Being likened to a bug isn’t usually a compliment. But Jon Cooper had nothing but the highest esteem in mind as he called his players gnats.
Being a pest is already an established style of play: physical, strong along the boards, non-stop energy. So the Lightning coach just took it a step further on Monday.
“I feel like they’re always buzzing around and if you try to knock them away, they just never leave,” Cooper said of Blake Coleman, Yanni Gourde and Barclay Goodrow.
The Lightning traded for Coleman and Goodrow at the trade deadline with an eye on what they could bring to the team in the playoffs.
On Monday, that line buzzed around the ice to account for both goals and, along with Andrei Vasilevskiy in net gave the Lightning a win in Game 4. The trio has been Tampa Bay’s most consistent of the postseason and contributed both goals in the 2-1 win over Columbus at Toronto’s Scotiabank Arena, handing the Lightning control of the first-round series with a 3-1 lead.
Back in February, with the trade deadline approaching, Cooper and general manager Julien BriseBois took a hard look at their team. They had top-six talent but maybe it would help to add a player or two to play “in your face hockey,” as Cooper called it — A.K.A. “gnats.”
Defenseman Kevin Shattenkirk called them a “really annoying line,” another phrase that doesn’t sound like a good thing but is.
Coleman, Gourde and Goodrow hadn’t played together in the regular season. This line came together in the restart. Cooper figured they each play similar styles, so why not try them together.
“We’re not the fanciest players,” Goodrow said. “We like to work off the forecheck, get pucks in and be responsible out there. We’ve been able to feed off each other so far.”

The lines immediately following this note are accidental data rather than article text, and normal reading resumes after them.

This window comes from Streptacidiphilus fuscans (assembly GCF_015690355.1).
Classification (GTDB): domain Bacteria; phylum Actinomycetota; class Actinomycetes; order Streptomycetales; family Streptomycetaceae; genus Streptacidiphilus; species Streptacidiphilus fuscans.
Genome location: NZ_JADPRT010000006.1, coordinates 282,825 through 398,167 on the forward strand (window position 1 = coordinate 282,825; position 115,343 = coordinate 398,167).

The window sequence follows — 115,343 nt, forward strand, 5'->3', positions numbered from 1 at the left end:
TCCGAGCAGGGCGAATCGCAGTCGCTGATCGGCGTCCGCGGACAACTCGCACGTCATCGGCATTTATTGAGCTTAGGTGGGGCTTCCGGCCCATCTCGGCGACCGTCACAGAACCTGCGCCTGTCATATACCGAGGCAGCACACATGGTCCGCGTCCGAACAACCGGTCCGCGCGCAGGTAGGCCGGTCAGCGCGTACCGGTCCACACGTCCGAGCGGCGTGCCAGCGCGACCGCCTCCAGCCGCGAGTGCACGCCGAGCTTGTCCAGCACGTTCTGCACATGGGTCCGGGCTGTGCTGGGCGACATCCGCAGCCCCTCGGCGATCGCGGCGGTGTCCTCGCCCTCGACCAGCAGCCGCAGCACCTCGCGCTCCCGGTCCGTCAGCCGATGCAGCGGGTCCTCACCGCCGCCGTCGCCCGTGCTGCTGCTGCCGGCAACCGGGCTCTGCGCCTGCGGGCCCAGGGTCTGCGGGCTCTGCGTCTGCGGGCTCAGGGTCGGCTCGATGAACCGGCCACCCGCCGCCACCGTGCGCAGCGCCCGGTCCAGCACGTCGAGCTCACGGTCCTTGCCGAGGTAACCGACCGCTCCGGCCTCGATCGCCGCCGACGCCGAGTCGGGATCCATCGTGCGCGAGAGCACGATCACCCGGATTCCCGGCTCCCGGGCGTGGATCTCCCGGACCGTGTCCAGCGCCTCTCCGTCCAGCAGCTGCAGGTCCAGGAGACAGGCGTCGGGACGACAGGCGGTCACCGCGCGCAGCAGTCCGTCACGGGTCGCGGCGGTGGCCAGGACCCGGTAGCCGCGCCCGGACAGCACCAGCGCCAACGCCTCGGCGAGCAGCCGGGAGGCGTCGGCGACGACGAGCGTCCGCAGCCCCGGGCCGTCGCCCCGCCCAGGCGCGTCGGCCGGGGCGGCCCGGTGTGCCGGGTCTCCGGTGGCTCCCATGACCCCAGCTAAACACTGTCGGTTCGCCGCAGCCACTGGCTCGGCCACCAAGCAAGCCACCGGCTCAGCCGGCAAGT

Responsibility came up repeatedly. It was Gourde’s first impression of Coleman and Goodrow. ”Not getting in too much trouble” was part of what Cooper likes about their game. It’s important on a team that has given itself issues with both penalties and turnovers.
Embracing the role of not the fanciest, but gritty and effective has gone a long way for them. Shattenirk pointed out they haven’t started to cheat to look for offense, saying the line energizes the whole team.
They didn’t need to cheat to produce offense on Monday.
The Lightning were outplayed in the first period, but escaped with the score still tied at zero — thanks to an offside challenge to invalidate a Columbus goal. Gourde’s line started the second period, as it had the first, and this time struck quickly.
Gourde lost the faceoff — the Lightning were 12-of-42 on the game — but the Lightning got possession of the puck. They didn’t have a set play on the entry, but rimmed the puck off the boards and got into position deep in the zone.
The puck bounced off the boards to Coleman at the post. He didn’t have an angle on the shot, with goaltender Joonas Korpisalo right there. So Coleman chipped the puck across to Goodrow, who was crashing the net from the other side. Goodrow landed the shot above Korpisalo’s outstretched blocked 16 seconds into the period.
“We take a lot of pride in that first shift,” Gourde said. “We know what we need to do: We need to chip the puck in and use our best asset, which is the forecheck. We just go out there on the first shift and do that, try to set the tone for the period.”
They struck again four minutes later. Coleman crashed the net with the puck, but it was knocked away. While Gourde planted himself in front of the net. Goodrow tipped the loose puck over to Shattenkirk, who ripped off a one-timer. Gourde deflected the shot past Korpisalo.
Coleman, along with Pat Maroon, had stressed the need to establish a net front presence after Game 2. The Lightning have gotten better in that sense since, and Gourde was a great example. As the puck moved away from the net, he slotted into position, ready for a tip or a rebound.
Gourde relishes in the tip. He has set up with defensemen like Braydon Coburn at the end of practice, deflecting shot after shot.
“Don’t pat me on the back (for this line combination),” Cooper said. “They just compete so hard.”